A travel/historical guide about Glastonbury, England. The ruins at Glastonbury Abbey have long been associated with King Arthur and Guinevere. Learn more!
There are rare places where the romance of legends merges with history to produce a pleasantly unsettling effect. The ruins of Glastonbury Abbey in England is just one of those places. At Glastonbury, the ground resonates with the harmony and discord of past lives. The crumbling walls could spin tales of saints and mighty kings who walked their halls.
The stark stone ruins hide a wealth of history and myth, for the abbey was once the burial ground of names known to all, such as King Arthur and his consort Guinevere. Few historical figures can match the reverence and hero-worship of King Arthur. His name is synonymous with valor, courage, and integrity. King Arthur represents not just one tale, but a group of stories in which honorable men accomplish good deeds and ultimately triumph over evil.
The partial walls still standing today at Glastonbury date back to approximately 1184. In that year, a devastating fire leveled much of the famous monastery.
King Arthur was most likely a British general of the early 6th century. Tales of Arthur spread far beyond the borders of his smallish kingdom until all of Europe knew of his bravery and prowess. His popularity was evidenced by the fact that stories of him were among the first works printed and brought into general circulation.
Arthur was one of the many noble men over the years to be buried at Glastonbury. It was an eagerly sought privilege to be near the tombs of saints that studded the area. Legend says Arthur died by the hand of his treacherous nephew Mordred. He was then taken to Glastonbury on a sable-hung barge. Queen Guinevere retired to a nunnery and died several years later. It's said that her devoted admirer, gallant Sir Lancelot, brought her body to rest beside Arthur for all eternity.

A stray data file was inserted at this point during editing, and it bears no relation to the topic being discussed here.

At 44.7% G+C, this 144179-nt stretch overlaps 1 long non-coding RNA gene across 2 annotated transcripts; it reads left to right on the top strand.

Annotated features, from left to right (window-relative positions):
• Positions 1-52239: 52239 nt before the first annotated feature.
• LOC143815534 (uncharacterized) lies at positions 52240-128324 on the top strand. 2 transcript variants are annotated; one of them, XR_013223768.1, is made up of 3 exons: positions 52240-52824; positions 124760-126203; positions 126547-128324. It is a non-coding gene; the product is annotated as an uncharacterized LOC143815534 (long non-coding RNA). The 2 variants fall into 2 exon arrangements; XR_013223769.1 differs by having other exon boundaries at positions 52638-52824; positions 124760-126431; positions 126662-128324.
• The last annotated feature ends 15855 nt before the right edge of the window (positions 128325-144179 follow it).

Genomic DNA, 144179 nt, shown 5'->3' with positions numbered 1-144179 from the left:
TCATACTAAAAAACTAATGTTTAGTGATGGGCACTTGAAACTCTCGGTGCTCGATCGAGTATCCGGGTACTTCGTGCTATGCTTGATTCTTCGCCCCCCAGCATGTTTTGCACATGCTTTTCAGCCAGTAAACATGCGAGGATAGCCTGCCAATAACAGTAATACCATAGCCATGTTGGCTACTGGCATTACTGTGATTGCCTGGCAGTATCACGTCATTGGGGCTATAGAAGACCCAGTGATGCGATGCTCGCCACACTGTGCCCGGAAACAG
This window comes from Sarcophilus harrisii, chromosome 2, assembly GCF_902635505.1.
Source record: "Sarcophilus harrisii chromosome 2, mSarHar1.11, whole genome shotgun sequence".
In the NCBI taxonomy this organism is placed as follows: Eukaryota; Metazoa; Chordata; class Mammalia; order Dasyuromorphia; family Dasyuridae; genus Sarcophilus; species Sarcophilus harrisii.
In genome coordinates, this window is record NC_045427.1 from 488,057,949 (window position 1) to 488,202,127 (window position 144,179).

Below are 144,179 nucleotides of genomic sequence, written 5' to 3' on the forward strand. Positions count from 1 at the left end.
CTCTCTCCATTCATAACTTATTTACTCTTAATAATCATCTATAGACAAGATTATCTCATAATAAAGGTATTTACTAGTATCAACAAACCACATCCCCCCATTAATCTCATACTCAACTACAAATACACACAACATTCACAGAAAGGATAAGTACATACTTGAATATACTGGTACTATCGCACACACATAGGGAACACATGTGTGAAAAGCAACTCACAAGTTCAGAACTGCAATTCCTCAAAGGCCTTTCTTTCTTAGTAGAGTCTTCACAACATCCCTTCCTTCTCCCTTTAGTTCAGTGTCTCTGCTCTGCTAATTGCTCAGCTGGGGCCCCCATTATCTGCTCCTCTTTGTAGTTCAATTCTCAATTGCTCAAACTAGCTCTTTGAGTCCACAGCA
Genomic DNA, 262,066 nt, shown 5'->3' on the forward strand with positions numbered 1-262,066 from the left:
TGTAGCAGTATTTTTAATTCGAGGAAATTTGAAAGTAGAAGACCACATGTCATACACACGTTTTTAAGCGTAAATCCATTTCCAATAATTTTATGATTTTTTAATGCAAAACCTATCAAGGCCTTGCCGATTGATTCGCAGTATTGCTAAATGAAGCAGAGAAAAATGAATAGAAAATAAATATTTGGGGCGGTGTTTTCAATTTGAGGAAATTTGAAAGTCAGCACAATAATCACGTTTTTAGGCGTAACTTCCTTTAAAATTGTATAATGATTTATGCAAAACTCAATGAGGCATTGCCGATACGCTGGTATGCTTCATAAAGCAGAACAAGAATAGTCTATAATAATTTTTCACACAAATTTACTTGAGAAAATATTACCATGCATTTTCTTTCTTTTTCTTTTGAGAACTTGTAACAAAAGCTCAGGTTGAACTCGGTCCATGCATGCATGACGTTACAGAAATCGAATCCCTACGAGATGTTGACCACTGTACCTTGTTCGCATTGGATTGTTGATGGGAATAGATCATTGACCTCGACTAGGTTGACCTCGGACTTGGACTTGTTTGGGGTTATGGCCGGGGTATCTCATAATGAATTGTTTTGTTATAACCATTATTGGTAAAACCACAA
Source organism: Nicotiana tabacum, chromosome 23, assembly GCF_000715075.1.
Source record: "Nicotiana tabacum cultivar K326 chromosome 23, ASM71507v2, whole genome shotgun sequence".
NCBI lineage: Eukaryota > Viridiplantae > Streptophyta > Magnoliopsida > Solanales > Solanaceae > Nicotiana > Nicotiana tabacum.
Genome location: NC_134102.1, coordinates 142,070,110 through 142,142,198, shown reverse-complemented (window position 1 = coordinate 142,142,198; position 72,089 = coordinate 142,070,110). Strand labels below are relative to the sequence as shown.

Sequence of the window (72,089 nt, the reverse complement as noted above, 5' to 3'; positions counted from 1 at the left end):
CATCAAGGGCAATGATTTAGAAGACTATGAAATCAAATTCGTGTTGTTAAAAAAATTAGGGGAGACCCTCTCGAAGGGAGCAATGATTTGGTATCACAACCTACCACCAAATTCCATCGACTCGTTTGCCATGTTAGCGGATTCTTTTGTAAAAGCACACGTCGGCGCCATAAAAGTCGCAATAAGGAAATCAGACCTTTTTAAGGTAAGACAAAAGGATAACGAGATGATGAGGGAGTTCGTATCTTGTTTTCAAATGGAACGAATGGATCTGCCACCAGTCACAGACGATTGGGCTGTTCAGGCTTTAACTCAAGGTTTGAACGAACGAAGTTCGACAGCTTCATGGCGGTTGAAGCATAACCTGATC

Hundreds of years passed, but Guinevere and Arthur were not forgotten. After the fire, around the year 1191, their graves were identified and opened. Records show, on April 19th of the year 1278, in the presence of King Edward I and Queen Eleanor, the remains were moved into a shrine inside the church. This black marble tomb remained intact until the dissolution of the abbey in 1539.
The base of that black marble tomb was discovered in 1934. Now, the spot is a patch of grass, marked with a rectangular outline and sign.
There are those who still question whether King Arthur ever truly existed. But his personality has become completely fixed in the minds of people. Perhaps, he is an embodiment of characteristics of a lofty ideal we all secretly cherish. It's legends such as his that give us our much-needed sense of wonder.
Before the written word was common, stories handed down from generation to generation, that provided history. The spoken word captured our minds and our hearts. Thus, Arthur passed century by century into our world today.
Arthur isn't the only important person associated with Glastonbury Abbey. Tradition has it that St. Joseph of Arimathea was sent to Britain about A.D. 60 to preach and spread the gospel. He supposedly landed at Weary-all Hill in Glastonbury. When Joseph stuck his staff into the ground, it sprouted and flowered. It has continued to blossom twice each year in the spring and again at Christmas.
At Glastonbury, the ambiance is tranquil but mystical. Visitors cannot help but feel the history that transpired beneath their feet. It toys with the imagination of even the most pragmatic, level-headed souls.